10. Providing quality, timely and disaggregated data, that ensures privacy of citizens and is also inclusive of younger adolescents22, investing in digital health innovations, including in big data systems, and improvement of data systems to inform policies aimed at achieving sustainable development. 
11. Committing to the notion that nothing about young people’s health and well-being can be discussed and decided upon without their meaningful involvement and participation (“nothing about us, without us”).   

Uphold the right to sexual and reproductive health services in humanitarian and fragile contexts, by 

12. Ensuring that the basic humanitarian needs and rights of affected populations, especially that of girls and women, are addressed as critical components of responses to humanitarian and environmental crises, as well as fragile and post-crisis reconstruction contexts, through the provision of access to comprehensive sexual and reproductive health information, education and services, including access to safe abortion services to the full extent of the law, and post-abortion care, to significantly reduce maternal mortality and morbidity, sexual and gender-based violence and unplanned pregnancies under these conditions.

 

Follow-up

All stakeholders, present and not present at the Nairobi Summit on ICPD25, who have made concrete commitments to ensure the full, effective and accelerated implementation of the ICPD Programme of Action and the 2030 Agenda for Sustainable Development are strongly encouraged to report periodically on the progress towards fulfilling these commitments through transparent means and/or in appropriate public fora.

UN member states are strongly encouraged to use the reporting ecosystem for the ICPD Programme of Action and the 2030 Agenda for Sustainable Development, i.e., the UN Commission on Population and Development (CPD), the periodic regional review mechanisms, and the High-Level Political Forum (HLPF), for stock-taking on and follow-up to the national commitments announced at the Nairobi Summit. Commitments that are specific to UN entities should be taken up in the context of their respective governing bodies. We recommend that UNFPA, the United Nations Population Fund, periodically report on the progress made towards achieving the global commitments outlined above.

 

 

  1. Paras. 7.6, 8.16 and 8.21 of the ICPD Programme of Action.
  2. UN Resolution 65/234, para. 2, of 22 December 2010.
  3. Para. 17 of Resolution 2014/1 - Assessment of the status of implementation of the Programme of Action of the International Conference on Population and Development.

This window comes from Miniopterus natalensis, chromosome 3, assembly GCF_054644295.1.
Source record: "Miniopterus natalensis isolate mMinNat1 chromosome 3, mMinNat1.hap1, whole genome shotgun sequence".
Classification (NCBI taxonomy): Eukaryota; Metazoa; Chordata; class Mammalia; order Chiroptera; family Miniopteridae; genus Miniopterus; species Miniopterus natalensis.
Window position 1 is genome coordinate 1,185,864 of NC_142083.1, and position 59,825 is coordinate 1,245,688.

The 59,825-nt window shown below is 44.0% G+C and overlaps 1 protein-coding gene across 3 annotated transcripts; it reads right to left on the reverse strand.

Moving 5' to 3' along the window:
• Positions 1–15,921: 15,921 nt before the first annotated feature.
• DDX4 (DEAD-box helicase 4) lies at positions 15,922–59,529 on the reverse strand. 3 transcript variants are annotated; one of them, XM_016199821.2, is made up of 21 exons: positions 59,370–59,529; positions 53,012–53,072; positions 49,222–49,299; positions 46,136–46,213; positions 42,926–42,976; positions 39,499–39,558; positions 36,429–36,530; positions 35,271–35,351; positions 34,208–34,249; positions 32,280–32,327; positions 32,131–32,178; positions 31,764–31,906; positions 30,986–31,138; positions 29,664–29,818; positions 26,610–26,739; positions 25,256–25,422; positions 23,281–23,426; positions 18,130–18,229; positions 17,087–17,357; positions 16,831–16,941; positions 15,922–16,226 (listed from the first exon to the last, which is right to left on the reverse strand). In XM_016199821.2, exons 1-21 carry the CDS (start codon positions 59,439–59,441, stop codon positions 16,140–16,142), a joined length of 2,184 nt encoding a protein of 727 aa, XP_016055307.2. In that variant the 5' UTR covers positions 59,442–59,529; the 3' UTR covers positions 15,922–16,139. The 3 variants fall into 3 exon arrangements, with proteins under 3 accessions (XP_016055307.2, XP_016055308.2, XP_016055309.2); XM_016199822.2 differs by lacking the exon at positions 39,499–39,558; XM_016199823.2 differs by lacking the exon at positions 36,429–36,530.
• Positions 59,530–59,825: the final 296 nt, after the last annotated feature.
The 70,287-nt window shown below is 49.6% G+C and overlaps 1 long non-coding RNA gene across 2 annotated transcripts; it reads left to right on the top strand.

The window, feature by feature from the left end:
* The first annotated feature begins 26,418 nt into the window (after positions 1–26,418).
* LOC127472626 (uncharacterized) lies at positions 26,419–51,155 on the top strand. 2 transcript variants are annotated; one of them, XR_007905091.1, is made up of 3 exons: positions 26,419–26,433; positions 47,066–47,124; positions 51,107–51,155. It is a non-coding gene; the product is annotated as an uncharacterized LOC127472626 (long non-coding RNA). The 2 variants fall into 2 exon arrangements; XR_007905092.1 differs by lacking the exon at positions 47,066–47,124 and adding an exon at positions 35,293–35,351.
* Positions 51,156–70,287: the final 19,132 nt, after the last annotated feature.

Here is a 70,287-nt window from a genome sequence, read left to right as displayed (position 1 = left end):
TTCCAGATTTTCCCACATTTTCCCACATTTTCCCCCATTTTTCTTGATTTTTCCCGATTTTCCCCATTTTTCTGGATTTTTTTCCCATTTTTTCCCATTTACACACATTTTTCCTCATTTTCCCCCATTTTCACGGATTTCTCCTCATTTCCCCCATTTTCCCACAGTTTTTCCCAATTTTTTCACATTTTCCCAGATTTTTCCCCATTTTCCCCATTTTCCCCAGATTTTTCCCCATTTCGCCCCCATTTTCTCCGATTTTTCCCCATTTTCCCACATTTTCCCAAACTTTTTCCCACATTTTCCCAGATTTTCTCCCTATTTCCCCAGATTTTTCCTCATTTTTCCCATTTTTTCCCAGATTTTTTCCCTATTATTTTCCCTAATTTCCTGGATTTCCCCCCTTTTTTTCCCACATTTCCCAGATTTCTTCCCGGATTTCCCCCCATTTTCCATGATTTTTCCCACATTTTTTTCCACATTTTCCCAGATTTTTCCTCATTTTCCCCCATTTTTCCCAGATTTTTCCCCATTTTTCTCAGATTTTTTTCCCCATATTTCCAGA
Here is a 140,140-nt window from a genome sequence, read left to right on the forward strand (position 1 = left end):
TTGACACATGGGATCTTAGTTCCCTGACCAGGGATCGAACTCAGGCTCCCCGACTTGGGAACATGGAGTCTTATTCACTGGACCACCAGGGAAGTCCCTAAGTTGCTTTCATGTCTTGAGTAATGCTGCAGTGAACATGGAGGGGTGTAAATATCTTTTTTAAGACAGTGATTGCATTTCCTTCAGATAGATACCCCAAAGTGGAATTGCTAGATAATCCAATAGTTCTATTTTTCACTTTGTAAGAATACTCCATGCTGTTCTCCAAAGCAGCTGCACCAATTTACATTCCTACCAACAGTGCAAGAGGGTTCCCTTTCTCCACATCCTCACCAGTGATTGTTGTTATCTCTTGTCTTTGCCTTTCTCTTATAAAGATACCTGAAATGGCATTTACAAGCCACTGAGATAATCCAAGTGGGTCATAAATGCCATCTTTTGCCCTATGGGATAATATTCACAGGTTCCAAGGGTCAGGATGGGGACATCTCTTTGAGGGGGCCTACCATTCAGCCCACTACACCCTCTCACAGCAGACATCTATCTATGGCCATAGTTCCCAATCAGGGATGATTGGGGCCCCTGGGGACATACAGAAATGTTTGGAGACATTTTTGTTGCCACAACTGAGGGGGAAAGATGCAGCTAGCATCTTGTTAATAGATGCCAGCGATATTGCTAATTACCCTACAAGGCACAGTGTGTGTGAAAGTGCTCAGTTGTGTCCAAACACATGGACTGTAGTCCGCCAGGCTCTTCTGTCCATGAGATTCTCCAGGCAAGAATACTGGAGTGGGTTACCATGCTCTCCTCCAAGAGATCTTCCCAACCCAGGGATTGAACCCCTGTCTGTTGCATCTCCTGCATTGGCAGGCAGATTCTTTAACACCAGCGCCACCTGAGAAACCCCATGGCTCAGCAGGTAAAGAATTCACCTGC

4. Political Declaration, adopted at the 52nd session of the UN Commission on Population and Development (1-4 April 2019).
  5. The term “sexual and reproductive health and rights” is used in the UNFPA Strategic Plan (2018-2021), paragraphs 23 and 31, approved by the UNDP/UNFPA/UNOPS Executive Board in Decision 2017/23 on 11 September 2017.
  6. In line with para. 4 of UNGA Resolution 70/1 on the 2030 Agenda for Sustainable Development, adopted on 25 September 2015.
  7. As defined by paragraphs 7.2, 7.3, 7.6 and 8.25 of the ICPD Programme of Action (September 19994), and paragraph 63 of the Key Actions for the Further Implementation of the Programme of Action of the ICPD (July 1999).
  8. Including in reference to paras. 68 and 69 of the Political Declaration of the High-level Meeting on Universal Health Coverage, adopted by the United Nations member states on 23 September 2019.
  9. This commitment is different from the concept of ‘unmet need for family planning’, which points to the gap between women's reproductive intentions and their contraceptive behaviour”.
  10. Achieving zero unmet need for family planning information and services is an important indicator of having achieved universal access to sexual and reproductive health, as contained in SDG target 3.7 and SDG target 5.6.
  11. Achieving zero maternal deaths is an important indicator of having achieved universal access to sexual and reproductive health and reproductive rights, as contained in SDG target 3.7 and SDG target 5.6.
  12. At a minimum, as defined in paragraphs 7.2, 7.3 and 7.6 of the ICPD Programme of Action, and paragraph 53 of the Key Action for the Further Implementation of the Programme of Action of the ICPD. This could be further guided by the expanded definition of SRHR interventions, as proposed in the Report of the Guttmacher/Lancet Commission on sexual and reproductive health and rights (May 2018).
  13. In accordance with paragraph 8.25 of the ICPD Programme of Action and paragraph 63 of the Key Actions for the Further Implementation of the Programme of Action of the ICPD.
  14. In line with international technical guidance; ref  https://unesdoc.unesco.org/ark:/48223/pf0000260770
  15. SDG target 5.2.
  16. SDG target 5.3.
  17. This should also include ‘de facto’ child (marital) unions.
  18. SDG target 5.3.
  19. SDG target 5.1.
  20. For the definition of ‘demographic dividend’, see www.unfpa.org/demographic-dividend
  21. Including indigenous peoples and Afro-descendants.
  22. 10-14 years of age.